Aside from Arvanitis, Dounoukos also enlisted the help of Angelos Angelidis, a Greek film editor who lives in Paris. The film’s audio was also finished by Milk Audio, an Athens-based post-production group who have won an Academy Award for their sound work.

Speaking about the Greek film industry in general, Dounoukos says that he would like to see more filmmakers turn their gaze inwards, and see a more personal investment in the subjects they are questioning. “It’s a stronger place [from which] to make a film,” he states. He’s also observed that to make things happen, the industry in Greece tends to rely more on relationships and personal connections compared to elsewhere.

Filming A Single Body in France, however, proved to be particularly beneficial due to the French government’s support of their film industry, one of the world’s largest in terms of revenue, attendance, and number of productions. The financing of the industry is sourced through a tax on move tickets, including foreign blockbusters, and thus French productions are bankrolled almost entirely through domestic revenue.

Dounoukos, originally from a law background, describes the process of filmmaking as something akin to a compulsion or a yearning that must be fulfilled. “It’s not really a job, it’s more like a calling or a fever. It enters you, and making the film is a way of finding peace or order again. So you wake up with this voice telling you to keep going, it’s like a crying baby – ‘help me, feed me, do something’ – and each day you tend to this creature that needs help.”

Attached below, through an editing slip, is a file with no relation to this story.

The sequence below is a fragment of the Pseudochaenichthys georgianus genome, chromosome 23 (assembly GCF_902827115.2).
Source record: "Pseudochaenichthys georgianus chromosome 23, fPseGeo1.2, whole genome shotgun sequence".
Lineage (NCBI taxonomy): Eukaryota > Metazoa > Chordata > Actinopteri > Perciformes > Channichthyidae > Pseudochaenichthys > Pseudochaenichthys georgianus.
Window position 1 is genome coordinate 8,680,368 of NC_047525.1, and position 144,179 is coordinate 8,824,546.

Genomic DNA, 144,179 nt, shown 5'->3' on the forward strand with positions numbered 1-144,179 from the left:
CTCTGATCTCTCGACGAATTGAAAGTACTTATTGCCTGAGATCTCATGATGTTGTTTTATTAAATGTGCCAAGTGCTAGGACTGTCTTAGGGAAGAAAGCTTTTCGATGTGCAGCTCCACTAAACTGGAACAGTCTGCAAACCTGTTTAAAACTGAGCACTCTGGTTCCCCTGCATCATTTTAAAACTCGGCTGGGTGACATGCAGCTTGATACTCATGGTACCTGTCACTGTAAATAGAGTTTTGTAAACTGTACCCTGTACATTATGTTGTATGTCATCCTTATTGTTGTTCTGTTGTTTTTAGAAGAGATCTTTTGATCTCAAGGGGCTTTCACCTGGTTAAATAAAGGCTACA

Through such descriptions of the process, there is a sense that he is very much dealing with something that takes on a life and consciousness of its own. “[A Single Body] was originally a 27-minute film and it kept talking back to us – or whispering, initially – that it wanted to be something else. And then when you strip it back and realise that because of what the actors and the locations bring to the film, there’s so much life there in a way the script can’t anticipate.”

Despite his passion for filmmaking and love of “hardcore art film” such as that of Angelopoulos, Dounoukos is hardly a film snob and professes to enjoy a wide range of movies. All he asks for is sincerity and self-awareness from the film and its creator; in other words, “when a film knows what it is and who it’s for.” He cites Marvel Studios’ 2012 superhero film The Avengers as being perfectly enjoyable for its sense of unity between the filmmaker, the audience, and its execution.

Dounoukos further emphasises the point: “At the same time, you can say that a [John] Cassavetes’ film demonstrates the same intimate relationship between content, who this guy was, and his audience, how he defined it. Who was he having a conversation with? That for me is probably the most important thing.”

It’s a philosophy that is evident in the making of A Single Body and what it is trying to achieve. The film’s events and locations may be particular to the characters of David and Wani, but the emotions they experience are something pertinent to many of us at certain times in our lives. “It’s like reading Hamlet and saying ‘how can something still be so relevant?’ … time isn’t that linear, and we still share so much with the generations that precede us,” says Dounoukos.

“But to get these snapshots into humanity at different times in different ways, the filmmaker can do that. It’s pretty special.”